to find one or more states to act as the lead plaintiff in its planned ESEA lawsuit. NEA's Office of General Counsel is in
current discussions with several states that have expressed interest in doing so and hopes to have final agreement from one
or more of these states shortly. As soon as something is firm, all state affiliates will be informed.
NEA follow-up: NEA lobbyists lost no time making follow-up calls on the
Congressmen visited earlier this month when NEA's board of directors tried to recruit more cosponsors for our bills to improve
ESEA. Since Oct. 12, two bills aimed at changing ESEA - Rep. Strickland's Student Testing Fairness Act (HR 3049), which incorporates
all of NEA's proposed changes to assessments and Rep. Moore's HR 2394, which asks for a suspension of all penalties until
ESEA is fully funded - has added five new cosponsors each. The Moore bill now has 46 sponsors, the Strickland bill 19.
New group takes on ESEA: Citizens for Effective
Schools, a newly formed group of educators, administrators and civic leaders from across the USA, is asking Congress to rewrite
ESEA. According to the group's members, which include New York's Urban League and the Education Law Center of New Jersey,
meaningful education reform should not focus on punishment, but instead on techniques that help schools improve. In a letter
to President Bush, ED Secretary Rod Paige and members of Congress, Citizens for Effective Schools said that "Instead of inducing
the states to institute the necessary systemic changes, the Act has caused many of them to severely lower their improvement
goals. The Act's accountability system is an invitation to manipulation, permitting states to postpone major reforms and perpetuate
the failing status quo in the name of meaningless compliance." The group goes on to recommend a number of changes to the heavily
criticized law. For the full text of it's letter, go to
Department of Education (ED) News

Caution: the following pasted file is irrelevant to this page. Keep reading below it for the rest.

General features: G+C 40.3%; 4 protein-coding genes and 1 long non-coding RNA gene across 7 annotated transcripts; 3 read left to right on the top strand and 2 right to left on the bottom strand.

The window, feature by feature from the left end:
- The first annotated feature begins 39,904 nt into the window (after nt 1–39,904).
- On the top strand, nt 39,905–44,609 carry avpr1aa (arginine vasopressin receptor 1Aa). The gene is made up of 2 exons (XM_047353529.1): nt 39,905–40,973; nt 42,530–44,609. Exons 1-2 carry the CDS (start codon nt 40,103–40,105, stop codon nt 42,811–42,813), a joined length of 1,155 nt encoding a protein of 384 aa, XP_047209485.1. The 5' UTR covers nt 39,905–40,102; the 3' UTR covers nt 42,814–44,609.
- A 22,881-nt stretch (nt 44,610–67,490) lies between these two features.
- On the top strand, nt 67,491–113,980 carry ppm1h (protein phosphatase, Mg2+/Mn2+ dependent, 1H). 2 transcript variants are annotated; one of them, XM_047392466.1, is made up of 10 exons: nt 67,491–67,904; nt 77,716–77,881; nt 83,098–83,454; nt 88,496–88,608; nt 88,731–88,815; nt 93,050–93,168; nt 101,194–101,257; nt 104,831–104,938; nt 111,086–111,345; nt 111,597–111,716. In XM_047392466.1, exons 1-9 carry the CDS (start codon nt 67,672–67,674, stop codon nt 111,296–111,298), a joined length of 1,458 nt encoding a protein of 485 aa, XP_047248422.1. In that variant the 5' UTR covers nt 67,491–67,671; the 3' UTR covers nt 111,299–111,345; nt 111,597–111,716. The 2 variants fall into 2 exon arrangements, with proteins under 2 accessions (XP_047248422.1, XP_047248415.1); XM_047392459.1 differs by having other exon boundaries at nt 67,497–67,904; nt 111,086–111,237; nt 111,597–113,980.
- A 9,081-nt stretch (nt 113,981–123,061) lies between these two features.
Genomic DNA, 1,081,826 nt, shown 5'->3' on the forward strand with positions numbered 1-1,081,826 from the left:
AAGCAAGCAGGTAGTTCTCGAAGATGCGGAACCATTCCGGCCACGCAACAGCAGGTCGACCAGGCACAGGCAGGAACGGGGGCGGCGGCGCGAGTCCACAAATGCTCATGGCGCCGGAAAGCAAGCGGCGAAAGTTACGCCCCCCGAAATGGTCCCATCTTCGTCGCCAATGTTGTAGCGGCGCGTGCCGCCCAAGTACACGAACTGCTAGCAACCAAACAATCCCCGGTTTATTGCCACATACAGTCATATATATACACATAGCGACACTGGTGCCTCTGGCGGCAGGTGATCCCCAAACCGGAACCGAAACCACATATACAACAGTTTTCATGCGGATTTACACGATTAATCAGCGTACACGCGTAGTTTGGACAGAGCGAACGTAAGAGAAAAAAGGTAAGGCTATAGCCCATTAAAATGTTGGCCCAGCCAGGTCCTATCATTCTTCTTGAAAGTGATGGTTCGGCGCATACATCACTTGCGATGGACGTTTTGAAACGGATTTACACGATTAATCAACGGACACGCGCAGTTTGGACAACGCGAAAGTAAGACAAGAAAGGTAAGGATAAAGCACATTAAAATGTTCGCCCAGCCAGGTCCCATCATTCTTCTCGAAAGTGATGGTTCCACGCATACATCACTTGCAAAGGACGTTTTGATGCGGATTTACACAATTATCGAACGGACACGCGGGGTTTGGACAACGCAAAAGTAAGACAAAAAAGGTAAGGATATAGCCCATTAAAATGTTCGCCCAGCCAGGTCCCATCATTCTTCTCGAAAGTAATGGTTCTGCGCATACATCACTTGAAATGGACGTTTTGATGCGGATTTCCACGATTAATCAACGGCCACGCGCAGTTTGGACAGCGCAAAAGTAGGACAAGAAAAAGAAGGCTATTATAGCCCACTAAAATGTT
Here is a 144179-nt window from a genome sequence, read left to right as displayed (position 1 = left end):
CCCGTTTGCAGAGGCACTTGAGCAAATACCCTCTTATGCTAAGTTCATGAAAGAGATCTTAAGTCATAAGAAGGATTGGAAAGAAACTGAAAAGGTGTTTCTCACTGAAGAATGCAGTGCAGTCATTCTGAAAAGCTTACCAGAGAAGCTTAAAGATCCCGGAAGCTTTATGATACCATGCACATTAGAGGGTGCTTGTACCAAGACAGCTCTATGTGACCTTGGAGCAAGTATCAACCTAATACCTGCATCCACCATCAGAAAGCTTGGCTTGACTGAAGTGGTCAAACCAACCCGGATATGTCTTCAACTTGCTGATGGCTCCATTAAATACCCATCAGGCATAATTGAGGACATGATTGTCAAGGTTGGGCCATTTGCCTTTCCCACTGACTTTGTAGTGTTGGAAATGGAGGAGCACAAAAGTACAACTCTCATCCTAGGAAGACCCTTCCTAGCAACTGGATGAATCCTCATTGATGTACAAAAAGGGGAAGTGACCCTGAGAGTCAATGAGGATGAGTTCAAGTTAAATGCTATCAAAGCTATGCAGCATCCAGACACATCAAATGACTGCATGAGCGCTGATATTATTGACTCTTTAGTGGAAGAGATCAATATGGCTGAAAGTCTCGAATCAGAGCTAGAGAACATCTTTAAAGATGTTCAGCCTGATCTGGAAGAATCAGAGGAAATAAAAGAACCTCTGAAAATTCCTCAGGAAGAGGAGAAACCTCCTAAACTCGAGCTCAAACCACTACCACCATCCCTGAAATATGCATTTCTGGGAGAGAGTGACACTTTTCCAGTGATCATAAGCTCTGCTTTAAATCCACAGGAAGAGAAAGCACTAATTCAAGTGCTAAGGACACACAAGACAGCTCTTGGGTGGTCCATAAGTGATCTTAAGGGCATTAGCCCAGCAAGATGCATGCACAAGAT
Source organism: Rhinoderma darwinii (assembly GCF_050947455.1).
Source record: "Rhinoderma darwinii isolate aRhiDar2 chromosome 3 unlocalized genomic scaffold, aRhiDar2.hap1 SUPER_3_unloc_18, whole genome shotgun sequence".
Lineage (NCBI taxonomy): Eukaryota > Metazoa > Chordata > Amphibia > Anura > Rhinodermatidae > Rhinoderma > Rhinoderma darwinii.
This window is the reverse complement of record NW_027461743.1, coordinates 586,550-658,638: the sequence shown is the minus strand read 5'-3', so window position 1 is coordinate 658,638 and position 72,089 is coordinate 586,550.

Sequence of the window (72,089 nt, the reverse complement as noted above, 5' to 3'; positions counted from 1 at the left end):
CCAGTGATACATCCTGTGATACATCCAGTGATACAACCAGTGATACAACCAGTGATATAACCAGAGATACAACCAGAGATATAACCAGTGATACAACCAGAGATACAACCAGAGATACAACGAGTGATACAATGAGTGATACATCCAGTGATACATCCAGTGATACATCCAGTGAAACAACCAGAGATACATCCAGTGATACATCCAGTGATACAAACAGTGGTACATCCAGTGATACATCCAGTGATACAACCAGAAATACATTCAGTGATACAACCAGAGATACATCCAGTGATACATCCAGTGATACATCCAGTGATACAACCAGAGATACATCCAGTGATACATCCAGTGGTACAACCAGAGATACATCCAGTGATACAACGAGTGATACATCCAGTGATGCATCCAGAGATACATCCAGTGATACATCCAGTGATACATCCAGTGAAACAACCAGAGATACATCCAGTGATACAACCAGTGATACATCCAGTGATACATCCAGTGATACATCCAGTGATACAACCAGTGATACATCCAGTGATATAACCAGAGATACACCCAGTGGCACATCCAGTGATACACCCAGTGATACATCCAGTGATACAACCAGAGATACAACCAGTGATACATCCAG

New guidance on Title I funding: ED's newest guidance, released
Oct. 21, gives info on how public schools should disburse Title I funds to local children attending private schools. Since
1965, public schools have been obligated to provide Title I services to eligible private school children in their geographic
area. But ESEA resulted in a number of changes to the old format and public school officials have had a hard time explaining
the new rules to their private school counterparts. View it at http://www.ed.gov/programs/titleiparta/psguidance.doc
School crime report: With ESEA's emphasis on "persistently
dangerous" schools, the National Center for Education Statistics (NCES) has prepared a report on school violence. NCES's 2000
School Survey on Crime and Safety says:
- Violence is more likely to take place in secondary schools. The size of a school's enrollment
is directly related to its number of violent incidents.
- Approximately 71 percent of public elementary and secondary schools in the U.S. had a least
one violent incident during the 1999-2000 school year.
- Twenty percent of all schools had at least one violent incident involving rape, sexual battery,
robbery or physical attack with a weapon.
- Seven percent of all schools accounted for 50 percent on the violent incidents on record.
In addition to school type and enrollment size, NCES also says violent incidents are
more likely to occur in urban schools. The number of incidents also hinge on the number of class changes as well as the percentage
of students who consider academics important at that school. For more info on this study, go to